(The New Republic) TAMPA -- As they assemble in Tampa, the Republicans should consider not just whether they can win back the presidency in November, but whether they can create a viable majority that can endure past an election cycle. But they won't. Mitt Romney and his party are oblivious to their longer term prospects. They are committed to a strategy that may win this year, but will lead to another Democratic landslide in two or four years.
For a party out of power, the key to creating a viable majority is to pick up important groups within the opposition's coalition, and to increase the support of groups within its own coalition. In 1980, Reagan brought into the Republican party the Southern and white working class voters that had begun moving away from the Democratic party in 1966. At the same time, he retained traditional Republican support among the business and professional classes. From 1992 to 2008, Democrats picked up professionals and Northern suburbanites -- women in particular -- who had become disenchanted with the Republicans' social agenda. The Democrats also dramatically increased their vote among minorities, and particularly among Latinos. As the white working class vote has shrunk, the minority proportion of the electorate has risen, giving the Democrats a demographic advantage. This advantage is evident in a state like California, but also in states like North Carolina or Colorado that Obama won in 2008.
What, then, could be the path to a Republican resurgence? The first thing would be to break the Democratic hold on the minority vote by winning back a reasonable share of the Hispanic vote -- say, 40 percent or more, which Republicans once got. Success in this case depends on advancing policies on immigration that win favor among Hispanics, but it also may hinge on Republicans take the side of Hispanics in a battle over scare public resources with blacks. One could see this kind of black-Hispanic division surfacing in 2005 Los Angeles mayoral election pitting James Hahn, who enjoyed black support, against Antonio Villagarosa.
George W. Bush and Karl Rove always understood the importance of the Hispanic vote to the Republican future. That accounted for Bush's support for immigration reform; his repudiation in the summer of 2000 of Republican congressional attempts to eviscerate social spending (you can't attract the Latino vote by promising to dismantle the welfare state); and by the elevation of half-Latino George P. Bush at the convention and during the campaign. Bush got about 35 percent of the Hispanic vote in 2000 and above 40 percent in 2004, although the exact numbers are in dispute.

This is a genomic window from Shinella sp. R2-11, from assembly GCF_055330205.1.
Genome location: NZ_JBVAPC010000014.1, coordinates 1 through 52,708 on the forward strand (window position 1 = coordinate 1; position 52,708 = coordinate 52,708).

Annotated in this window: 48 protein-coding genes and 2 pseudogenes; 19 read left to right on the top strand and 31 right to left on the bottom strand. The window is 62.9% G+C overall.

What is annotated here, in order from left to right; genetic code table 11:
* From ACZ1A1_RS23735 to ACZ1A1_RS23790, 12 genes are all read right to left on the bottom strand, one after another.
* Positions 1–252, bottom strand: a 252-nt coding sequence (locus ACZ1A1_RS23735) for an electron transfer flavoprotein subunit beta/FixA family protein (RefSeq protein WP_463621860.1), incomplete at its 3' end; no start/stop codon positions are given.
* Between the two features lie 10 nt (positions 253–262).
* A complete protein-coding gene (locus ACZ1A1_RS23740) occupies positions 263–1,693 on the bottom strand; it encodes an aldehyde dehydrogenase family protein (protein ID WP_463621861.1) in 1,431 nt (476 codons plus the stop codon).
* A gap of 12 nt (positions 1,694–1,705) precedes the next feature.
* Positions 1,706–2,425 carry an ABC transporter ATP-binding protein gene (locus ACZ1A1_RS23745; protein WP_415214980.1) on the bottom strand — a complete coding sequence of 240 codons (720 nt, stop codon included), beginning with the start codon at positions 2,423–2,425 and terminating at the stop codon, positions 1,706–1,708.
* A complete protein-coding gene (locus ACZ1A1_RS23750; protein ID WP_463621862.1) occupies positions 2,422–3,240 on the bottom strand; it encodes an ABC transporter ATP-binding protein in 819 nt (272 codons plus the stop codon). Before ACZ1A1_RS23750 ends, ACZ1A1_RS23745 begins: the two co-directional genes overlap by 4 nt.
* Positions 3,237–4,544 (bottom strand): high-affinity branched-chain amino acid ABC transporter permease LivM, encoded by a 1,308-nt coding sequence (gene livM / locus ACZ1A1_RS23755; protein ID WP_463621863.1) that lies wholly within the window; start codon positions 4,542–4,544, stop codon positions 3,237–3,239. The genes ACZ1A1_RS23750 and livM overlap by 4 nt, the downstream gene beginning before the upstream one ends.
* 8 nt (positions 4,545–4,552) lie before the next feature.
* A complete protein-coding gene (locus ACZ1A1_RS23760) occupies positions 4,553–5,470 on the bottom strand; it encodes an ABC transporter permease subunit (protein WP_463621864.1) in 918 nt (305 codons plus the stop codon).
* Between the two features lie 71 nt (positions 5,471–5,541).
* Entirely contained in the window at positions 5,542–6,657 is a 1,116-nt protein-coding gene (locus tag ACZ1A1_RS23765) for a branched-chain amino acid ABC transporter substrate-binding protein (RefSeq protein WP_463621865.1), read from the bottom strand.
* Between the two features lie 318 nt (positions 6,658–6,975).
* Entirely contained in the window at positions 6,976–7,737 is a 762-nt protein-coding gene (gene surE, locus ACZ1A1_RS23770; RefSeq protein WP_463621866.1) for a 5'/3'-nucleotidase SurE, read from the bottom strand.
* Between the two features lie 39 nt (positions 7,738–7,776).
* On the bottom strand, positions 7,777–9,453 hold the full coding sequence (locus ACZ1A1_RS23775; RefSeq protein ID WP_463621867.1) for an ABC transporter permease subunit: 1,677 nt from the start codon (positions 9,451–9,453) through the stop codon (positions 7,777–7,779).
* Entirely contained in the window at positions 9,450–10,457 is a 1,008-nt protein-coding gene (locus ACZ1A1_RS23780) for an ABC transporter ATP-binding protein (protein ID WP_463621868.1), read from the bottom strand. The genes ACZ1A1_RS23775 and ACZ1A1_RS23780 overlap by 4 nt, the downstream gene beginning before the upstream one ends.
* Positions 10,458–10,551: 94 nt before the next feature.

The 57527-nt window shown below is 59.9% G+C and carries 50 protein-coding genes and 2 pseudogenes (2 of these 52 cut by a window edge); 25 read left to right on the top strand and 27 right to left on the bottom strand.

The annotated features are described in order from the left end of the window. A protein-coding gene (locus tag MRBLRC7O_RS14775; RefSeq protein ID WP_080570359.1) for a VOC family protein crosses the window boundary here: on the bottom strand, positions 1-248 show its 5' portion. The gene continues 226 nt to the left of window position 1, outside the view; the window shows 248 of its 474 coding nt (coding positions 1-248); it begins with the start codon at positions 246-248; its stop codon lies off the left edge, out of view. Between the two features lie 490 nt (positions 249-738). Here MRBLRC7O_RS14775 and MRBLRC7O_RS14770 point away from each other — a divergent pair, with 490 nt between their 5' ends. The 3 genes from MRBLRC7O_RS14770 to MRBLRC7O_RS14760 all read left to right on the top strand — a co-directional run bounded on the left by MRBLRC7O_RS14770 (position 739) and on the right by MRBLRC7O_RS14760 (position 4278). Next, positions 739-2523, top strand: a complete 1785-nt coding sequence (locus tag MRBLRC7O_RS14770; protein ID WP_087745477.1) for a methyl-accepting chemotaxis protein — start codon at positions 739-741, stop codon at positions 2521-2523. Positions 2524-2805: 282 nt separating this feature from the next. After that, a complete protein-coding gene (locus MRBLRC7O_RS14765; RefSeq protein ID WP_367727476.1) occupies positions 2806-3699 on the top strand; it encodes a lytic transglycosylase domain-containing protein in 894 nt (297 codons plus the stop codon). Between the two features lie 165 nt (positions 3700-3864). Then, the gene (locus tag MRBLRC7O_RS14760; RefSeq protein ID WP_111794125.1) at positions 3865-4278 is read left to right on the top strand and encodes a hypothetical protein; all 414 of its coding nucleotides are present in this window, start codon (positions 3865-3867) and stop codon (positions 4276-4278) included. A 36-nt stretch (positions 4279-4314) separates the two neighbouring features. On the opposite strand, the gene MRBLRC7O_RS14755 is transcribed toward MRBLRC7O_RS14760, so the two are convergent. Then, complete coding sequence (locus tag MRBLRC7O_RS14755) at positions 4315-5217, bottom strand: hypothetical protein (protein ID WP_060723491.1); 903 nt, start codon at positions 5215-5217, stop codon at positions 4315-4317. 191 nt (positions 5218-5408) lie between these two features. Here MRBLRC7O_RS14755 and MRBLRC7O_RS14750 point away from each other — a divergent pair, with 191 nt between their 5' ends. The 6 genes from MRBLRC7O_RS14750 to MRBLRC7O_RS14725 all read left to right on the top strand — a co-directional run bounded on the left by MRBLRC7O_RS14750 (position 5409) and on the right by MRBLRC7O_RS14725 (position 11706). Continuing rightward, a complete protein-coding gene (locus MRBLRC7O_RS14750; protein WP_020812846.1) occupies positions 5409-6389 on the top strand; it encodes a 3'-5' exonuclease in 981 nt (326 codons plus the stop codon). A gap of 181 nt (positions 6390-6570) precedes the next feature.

The second element of a Republican strategy would consist of cutting into the Democratic advantage among women and professionals. Bush and Rove were also into that. In 2000, Bush ran on a slogan of "compassionate conservatism," he kept the religious right at bay during the conventions (and in 2000, believe it or not, said he would not impose a litmus test on the appointment of Supreme Court justices) and he tried to convey through the prominence of Colin Powell at the 2000 convention a politics of tolerance and inclusion. Bush did not create a lasting majority -- the Iraq war, the Great Recession, and his unwillingness or inability, once in office, to defy the radicals in his own party doomed the Republicans in 2008 -- but his political efforts in 2000 and 2004 at least showed an understanding of what Republicans had to do to create a majority.
In 2012, the Republican presidential nominee enjoys favorable circumstances. Barack Obama remains saddled with an economic downturn; and he has been unable to clearly establish himself as the candidate of Main Street against Wall Street. But Mitt Romney could not only lose the election, but set back any attempt by the Republicans to re-position themselves as a majority party. Romney has abandoned Bush and Rove's strategy. He has taken a hard line against illegal immigration, backing measures in Arizona and other states that would stigmatize Latinos; desperate to defeat Texas Gov. Rick Perry, he even opposed Perry's attempt to provide tuition for the children of illegal immigrants. Little that Romney can do at the Republican convention will erase an impression of hard intolerance toward Hispanics. Romney will be lucky if he wins 30 percent of the Latino vote.
Bush and Rove understood that majority coalitions have never been built on strict consensus. Instead, successful coalitions are heterogeneouos. They include groups (such as Southern whites and Northern blacks during the New Deal) that don't get along with each other, but still prefer the one party coalition to the other. And a successful candidate will offend one part of the coalition (with the expectation they'll still vote for him) in order to reach out to parts of the opposing coalition. Bush could support immigration reform and pick off Hispanic votes with the expectation that he would still win white working class votes. But Romney, perhaps because he is not really a Republican conservative, has sought to be all things to all parts of the Republican base -- from the Tea Party opponents of any social spending to the nativists worried about a Mexican takeover of America to religious conservatives wanting to ban all abortions. As a result, Romney has closed off opportunities to pick off parts of the Democratic coalition.
The opinions expressed in this commentary are solely those of the author.